They are only a guide. The response of varieties rarely correlates to their Recommended List rating, particularly in high pressure Septoria and yellow rust situations. So it is worth combining national Recommended List data with regional, and if possible local, data to look for some consistency in results before deciding whether a variety will respond as per the Recommended List.
Even resilient varieties (low risk varieties) show regional variability to fungicide responses.
There is no way of accurately calculating the impact of drilling date on variety disease rating, but remember Recommended List data is generally drawn from plots drilled around mid-October. For any crop it’s important to be vigilant, but for wheat drilled in September or early October it is likely to be exposed to greater pressure so keep a close eye on these in particular.
Even the best SDHI fungicide is no ‘silver bullet’ against Septoria. Once the latent period is half-way through, even an eradicant fungicide is not going to fully control the disease. As mycelia is spreading inside the leaf, the next generation of infectious spores are already being formed in pycnidia (fruiting bodies), and no fungicide will be effective.
Symptoms may not be visible, but the damage is done. So if your spray timing has been compromised then it is becomes harder to reduce rates.
Can you cover your wheat area at the correct timing? The target leaf needs full protection and even the most systemic fungicides won’t protect new growth, so disease is almost certain to establish. The weather might save you – but you are in the lap of the gods.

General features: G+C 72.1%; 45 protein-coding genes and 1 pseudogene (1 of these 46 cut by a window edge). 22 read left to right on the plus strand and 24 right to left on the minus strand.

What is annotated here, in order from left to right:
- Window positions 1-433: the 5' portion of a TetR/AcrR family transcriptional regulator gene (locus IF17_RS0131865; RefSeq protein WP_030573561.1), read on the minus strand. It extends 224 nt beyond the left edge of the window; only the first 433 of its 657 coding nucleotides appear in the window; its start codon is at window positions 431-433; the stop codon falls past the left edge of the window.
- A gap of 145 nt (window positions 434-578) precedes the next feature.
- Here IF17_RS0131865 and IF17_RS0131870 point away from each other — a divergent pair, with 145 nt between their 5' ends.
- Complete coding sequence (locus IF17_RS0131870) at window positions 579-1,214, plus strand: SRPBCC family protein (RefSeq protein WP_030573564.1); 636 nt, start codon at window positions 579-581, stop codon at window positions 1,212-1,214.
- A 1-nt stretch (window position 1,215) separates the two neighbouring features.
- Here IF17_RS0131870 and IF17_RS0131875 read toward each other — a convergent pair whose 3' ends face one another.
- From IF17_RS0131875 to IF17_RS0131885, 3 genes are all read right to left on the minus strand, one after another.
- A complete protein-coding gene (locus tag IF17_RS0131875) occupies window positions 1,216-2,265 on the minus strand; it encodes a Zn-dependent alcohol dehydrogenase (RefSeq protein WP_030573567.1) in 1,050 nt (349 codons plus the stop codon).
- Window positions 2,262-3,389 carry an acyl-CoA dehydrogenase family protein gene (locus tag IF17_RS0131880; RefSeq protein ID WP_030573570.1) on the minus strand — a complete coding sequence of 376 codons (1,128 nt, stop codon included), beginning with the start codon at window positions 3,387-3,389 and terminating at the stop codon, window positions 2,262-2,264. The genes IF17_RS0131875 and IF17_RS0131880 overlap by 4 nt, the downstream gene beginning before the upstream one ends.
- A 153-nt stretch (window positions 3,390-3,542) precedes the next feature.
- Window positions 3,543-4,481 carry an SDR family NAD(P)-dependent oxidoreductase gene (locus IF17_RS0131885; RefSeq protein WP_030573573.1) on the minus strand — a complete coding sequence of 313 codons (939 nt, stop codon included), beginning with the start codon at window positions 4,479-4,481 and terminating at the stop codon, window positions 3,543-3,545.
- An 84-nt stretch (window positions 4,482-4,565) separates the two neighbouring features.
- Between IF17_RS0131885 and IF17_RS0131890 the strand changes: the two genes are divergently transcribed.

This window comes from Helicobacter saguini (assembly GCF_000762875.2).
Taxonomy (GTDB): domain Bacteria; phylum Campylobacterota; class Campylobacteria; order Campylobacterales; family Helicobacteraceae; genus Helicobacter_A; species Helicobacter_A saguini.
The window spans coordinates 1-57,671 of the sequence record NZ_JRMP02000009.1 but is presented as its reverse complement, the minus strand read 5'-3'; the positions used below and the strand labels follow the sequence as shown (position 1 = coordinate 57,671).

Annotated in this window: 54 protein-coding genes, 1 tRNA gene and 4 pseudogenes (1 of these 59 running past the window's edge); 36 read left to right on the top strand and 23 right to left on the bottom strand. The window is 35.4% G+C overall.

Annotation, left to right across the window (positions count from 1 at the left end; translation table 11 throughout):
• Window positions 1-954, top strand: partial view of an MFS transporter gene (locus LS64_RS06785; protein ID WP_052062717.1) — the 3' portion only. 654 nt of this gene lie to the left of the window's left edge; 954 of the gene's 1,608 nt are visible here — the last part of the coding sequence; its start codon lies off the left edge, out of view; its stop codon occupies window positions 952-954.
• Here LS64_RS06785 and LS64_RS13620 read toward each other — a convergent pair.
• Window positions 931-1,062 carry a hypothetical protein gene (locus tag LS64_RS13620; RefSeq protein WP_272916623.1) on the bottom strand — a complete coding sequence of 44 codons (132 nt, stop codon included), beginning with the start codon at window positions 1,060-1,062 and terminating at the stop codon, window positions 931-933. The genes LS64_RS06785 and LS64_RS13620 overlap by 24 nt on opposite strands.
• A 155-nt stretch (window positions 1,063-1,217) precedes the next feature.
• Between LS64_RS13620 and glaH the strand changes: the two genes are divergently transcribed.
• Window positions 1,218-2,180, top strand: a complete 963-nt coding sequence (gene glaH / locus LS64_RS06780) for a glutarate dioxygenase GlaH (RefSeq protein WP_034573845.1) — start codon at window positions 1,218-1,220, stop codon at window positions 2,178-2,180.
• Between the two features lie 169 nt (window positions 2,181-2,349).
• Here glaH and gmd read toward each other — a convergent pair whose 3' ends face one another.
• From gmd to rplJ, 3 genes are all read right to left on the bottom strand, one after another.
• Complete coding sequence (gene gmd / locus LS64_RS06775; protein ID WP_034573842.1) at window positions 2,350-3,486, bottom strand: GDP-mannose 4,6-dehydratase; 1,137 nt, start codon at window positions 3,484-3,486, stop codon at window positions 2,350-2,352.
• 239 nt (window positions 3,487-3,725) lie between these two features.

Yield responses to fungicide inputs are not all about disease control – many modern fungicides have direct or indirect effects on the crop, Plant Growth Regulator effects, greening effects, rooting effects – many of which contribute to yield response to fungicide treatment.
If you gamble on a low disease year and it doesn’t turn out that way, NIAB TAG data shows you will lose three times the amount you ‘lose’ by spending too much in a low disease year. It is more cost-effective to spend a little too much in a low disease year than it is to spend too little in a high disease year.
The speed of Septoria development can be rapid in wet and humid conditions, and low pressure situations can become high quickly.
Also check crop winter development – can Septoria be spread by leaf contact? In recent seasons we have seen thick, lush crops in early spring due to mild conditions, which of course will favour the disease anyway.
Are you fuelling disease? YEN has shown the value in higher ears/m² and the role of early biomass in achieving this. Pulling some of your N forward to increase biomass will encourage growth and canopy development, but also disease development.
Azole and SDHI fungicides need to support each other. Are you running the risk of one being exposed through a reduced rate of a partner?
Azole performance has declined over the last 10 years but they are still useful protectants. If the azole rate is too low it will expose the SDHI partner, hastening the onset of resistance.
Developing an appropriate fungicide strategy based on disease pressure, variety, drilling date and regional factors is complex - so to help growers in this area NIAB TAG has developed a members only tool to indicate optimum programme margin over input costs.
For more information click the link below: